In addition, there is a need for better penetration of flux into the holes in the boards while not applying excess flux or leaving a residual amount of flux at the interface of the pallets and PCB.
Also, a new approach to soldering PCBs called selective soldering requires discrete programmable amounts of flux to be applied to the PCB. Selective soldering only solders the through-hole areas and therefore only those selected areas need to have flux applied to them. This approach reduces the amount of flux used and, more importantly, can restrict the heat exposure associated with solder temperatures to only those areas on the board that require wave soldering. Current methods include stationary spray guns positioned under a template which blocks the flux where it is not needed or a programmed spray gun which moves to locations but again applies flux through the open area of a template. Both of these methods require 1) extensive maintenance due to the excess flux produced, 2) extensive tooling for each board, 3) additional setup time for changing tooling for each new board lot, and 4) inconsistencies in setting up the multiple spray guns for each discrete location.
The present invention provides an apparatus and methods for dispensing small amounts of flux in programmable amounts and discrete locations to obviate the problems and limitations of prior art apparatus and methods.
The present invention provides an apparatus and method for offering flexible application of the flux in either an atomized or non-atomized form from the same device.
Controls are provided for coordinating the atomizing air coming in contact with the dispensed small stream of flux and penetrating the component holes in the printed circuit board.
In accordance with the invention, there is provided a method for dispensing small atomized amounts of flux. The method comprises the following steps. Pressurized flux is transported from a reservoir and either to a 2-way valve, a precision pump and then to a high-speed valve assembly or directly to a high-speed valve assembly. When the valve pulses, a small stream of flux flows through a precise orifice. The atomizing air is released at a coordinated time to atomize and propel the flux toward the printed circuit board. Alternatively, the atomizing air is not released and a small droplet of flux is propelled toward the circuit board.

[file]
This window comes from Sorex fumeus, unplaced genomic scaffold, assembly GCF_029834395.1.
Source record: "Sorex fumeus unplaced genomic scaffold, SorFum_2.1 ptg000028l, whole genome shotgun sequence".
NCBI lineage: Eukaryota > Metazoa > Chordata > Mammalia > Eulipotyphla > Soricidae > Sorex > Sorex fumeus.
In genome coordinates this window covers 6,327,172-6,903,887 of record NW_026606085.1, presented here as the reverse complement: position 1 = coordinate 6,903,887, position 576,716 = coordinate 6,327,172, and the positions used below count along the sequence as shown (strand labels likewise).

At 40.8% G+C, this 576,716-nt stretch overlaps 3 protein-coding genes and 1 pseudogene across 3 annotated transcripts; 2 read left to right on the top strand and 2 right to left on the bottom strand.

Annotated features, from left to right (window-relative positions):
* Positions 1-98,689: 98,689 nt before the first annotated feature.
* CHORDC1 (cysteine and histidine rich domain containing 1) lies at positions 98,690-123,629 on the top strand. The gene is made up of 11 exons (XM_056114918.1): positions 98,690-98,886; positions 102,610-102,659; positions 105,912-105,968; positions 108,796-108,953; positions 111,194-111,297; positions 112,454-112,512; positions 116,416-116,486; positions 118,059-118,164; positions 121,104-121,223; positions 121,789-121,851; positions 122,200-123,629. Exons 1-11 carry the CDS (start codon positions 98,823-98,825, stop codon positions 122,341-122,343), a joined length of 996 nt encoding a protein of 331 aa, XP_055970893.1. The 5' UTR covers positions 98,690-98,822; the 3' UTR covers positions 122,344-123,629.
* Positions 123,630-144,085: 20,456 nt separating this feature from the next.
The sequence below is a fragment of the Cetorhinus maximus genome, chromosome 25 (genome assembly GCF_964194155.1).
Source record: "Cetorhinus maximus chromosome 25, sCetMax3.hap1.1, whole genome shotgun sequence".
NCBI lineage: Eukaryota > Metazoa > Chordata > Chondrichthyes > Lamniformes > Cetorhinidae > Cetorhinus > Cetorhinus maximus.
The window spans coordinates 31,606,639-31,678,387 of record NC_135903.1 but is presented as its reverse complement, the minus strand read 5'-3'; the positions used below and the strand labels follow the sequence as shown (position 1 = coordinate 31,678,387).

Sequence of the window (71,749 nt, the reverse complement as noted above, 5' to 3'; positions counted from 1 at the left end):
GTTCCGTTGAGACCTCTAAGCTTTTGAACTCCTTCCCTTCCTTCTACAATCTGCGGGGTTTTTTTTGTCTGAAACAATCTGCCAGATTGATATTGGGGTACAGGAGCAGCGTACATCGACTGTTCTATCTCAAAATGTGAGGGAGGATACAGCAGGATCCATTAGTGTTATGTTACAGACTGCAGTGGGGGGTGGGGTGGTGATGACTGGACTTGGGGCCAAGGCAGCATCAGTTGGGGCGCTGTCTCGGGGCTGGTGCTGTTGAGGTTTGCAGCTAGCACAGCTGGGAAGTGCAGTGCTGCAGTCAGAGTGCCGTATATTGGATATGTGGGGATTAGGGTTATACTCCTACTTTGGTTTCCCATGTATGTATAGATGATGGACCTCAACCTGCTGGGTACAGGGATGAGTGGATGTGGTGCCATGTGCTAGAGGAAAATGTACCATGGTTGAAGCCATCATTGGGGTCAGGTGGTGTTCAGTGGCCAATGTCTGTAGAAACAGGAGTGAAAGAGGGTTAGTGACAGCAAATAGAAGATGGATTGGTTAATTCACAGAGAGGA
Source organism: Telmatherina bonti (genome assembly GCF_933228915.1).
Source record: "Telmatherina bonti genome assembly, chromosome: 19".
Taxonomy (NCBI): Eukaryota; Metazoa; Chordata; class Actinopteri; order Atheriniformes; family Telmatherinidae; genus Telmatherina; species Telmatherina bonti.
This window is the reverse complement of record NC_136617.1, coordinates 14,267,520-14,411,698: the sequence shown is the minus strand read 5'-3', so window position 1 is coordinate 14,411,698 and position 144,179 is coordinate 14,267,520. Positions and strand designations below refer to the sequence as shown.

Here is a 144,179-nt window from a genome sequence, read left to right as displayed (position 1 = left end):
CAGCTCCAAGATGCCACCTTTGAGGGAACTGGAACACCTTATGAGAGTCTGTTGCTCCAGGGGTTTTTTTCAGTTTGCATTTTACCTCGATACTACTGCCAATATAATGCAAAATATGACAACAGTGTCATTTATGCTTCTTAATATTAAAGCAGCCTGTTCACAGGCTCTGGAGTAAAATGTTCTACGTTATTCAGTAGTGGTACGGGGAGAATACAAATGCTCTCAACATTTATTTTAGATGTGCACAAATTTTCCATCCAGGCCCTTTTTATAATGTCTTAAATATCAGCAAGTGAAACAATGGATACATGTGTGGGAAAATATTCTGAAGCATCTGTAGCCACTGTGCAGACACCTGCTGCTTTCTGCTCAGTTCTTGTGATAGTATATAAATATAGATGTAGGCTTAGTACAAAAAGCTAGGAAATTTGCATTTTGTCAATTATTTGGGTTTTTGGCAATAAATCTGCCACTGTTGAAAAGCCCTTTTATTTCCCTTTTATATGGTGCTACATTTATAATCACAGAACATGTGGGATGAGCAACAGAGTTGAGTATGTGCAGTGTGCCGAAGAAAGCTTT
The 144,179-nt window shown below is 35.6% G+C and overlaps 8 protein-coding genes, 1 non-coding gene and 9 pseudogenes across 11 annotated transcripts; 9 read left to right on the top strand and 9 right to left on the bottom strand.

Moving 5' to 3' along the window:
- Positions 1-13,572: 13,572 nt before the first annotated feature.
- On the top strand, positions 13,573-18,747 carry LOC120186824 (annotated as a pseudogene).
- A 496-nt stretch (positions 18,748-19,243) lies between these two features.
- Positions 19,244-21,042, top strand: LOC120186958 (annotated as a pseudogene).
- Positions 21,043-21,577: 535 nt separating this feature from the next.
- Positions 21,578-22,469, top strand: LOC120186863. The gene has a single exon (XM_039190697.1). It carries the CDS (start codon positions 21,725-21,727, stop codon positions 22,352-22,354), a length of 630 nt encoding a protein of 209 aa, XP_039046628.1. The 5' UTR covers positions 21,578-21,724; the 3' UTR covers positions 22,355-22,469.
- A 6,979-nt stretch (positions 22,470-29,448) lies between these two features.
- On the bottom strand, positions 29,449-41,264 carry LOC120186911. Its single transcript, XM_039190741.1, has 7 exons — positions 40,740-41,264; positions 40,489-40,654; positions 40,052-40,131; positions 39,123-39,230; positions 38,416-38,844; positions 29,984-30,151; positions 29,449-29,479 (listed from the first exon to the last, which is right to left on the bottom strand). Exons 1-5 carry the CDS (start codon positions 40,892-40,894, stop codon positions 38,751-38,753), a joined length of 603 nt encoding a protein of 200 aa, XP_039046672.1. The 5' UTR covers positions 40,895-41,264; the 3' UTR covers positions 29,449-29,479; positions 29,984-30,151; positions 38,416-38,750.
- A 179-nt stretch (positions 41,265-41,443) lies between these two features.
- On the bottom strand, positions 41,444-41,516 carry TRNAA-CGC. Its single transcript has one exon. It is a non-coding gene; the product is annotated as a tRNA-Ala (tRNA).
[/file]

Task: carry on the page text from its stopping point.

Also in accordance with this invention, there is disclosed the method for applying more or less flux with each pulsation.
Further in accordance with the invention, a method is provided for dispensing a small atomized or non-atomized amount of flux being alternatively selected to match the required deposition.
Further in accordance with the invention, a dispensing apparatus includes individual or multiple precision orifices with concentric air channels connected to individual or multiple high-speed actuation valves.
These dispensing technologies are coordinated while a motion mechanism of one or more axes of motion transports the apparatus with respect to the printed circuit board or electronic assembly.
Still another embodiment of the present invention relates to the movement of the dispensing device with respect to the printed circuit board such that the flux is perpendicular.
Also, in accordance with the invention, there is disclosed the use of a fan of air to follow the application of flux to spread the flux as it is applied for more equal deposition, thinner deposition and better hole penetration.